- December 2017: The Iraqi Government announces the defeat of ISIS after recapturing of the group’s last territorial foothold in the country – US troops do not withdraw.
- January 2018: Secretary of State Rex Tillerson states that US forces will remain in Syria to pressure not just ISIS, but Bashar al-Assad and "Iranian influence."
- February 2018: Seemingly contradicting the secretary of state, General Joseph Votel, the head of US Central Command (CENTCOM), testifies before Congress stating that "countering Iran is not one of the coalition missions in Syria."
- February 2018: US Special Forces call in airstrikes on advancing pro-Assad regime forces, killing scores, including some 100 Russian mercenaries.
- April 2018: US, U.K., and French forces again strike Syrian government targets – this time at multiple sites – for another alleged Assad chemical attack.
- March 2019: ISIS’s last Syrian territorial stronghold falls to joint U.S.-Kurdish militia forces – yet again, US troops do not withdraw.
- October 2019: President Trump orders US troops to withdraw from northeastern Syria – where they had been supporting its Kurdish militia allies.
- January 2020: Trump announces he kept US troops in Syria because he decided to "keep the oil."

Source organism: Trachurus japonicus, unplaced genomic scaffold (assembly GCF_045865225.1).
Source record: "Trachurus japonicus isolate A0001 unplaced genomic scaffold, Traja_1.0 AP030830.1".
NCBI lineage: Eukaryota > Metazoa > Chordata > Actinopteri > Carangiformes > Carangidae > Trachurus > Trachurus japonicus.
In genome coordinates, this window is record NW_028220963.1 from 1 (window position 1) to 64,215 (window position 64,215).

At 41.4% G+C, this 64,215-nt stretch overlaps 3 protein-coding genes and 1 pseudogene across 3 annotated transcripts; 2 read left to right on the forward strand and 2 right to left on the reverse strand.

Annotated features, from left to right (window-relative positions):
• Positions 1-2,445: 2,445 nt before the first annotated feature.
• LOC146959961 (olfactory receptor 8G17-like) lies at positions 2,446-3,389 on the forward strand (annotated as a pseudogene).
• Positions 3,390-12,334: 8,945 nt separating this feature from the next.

- August 2020: Four American troops sustain minor injuries when Russian and US military vehicles collide in northeastern Syria.
The whole circus constitutes and catalyzes a mad cycle of conflict-perpetuating escalation – even as otherwise serious politicians and pundits pretend the tit-for-tat rhythm is requisite and rational. Case in point, just a day after the latest US strikes in Syria and Iraq, more rockets hit an American military base in eastern Syria, "prompting" – per CNN’s uncritical explanatory verbiage – "US forces to return fire." And on we go, deeper down a salacious Syria-spiral – where it stops, literally no one knows. That Monday retaliation, mind you, occurred at an oil field site that US forces call “Green Village” in the larger security zone where perhaps 900 American troops – the Pentagon typically won’t admit the exact number – operate.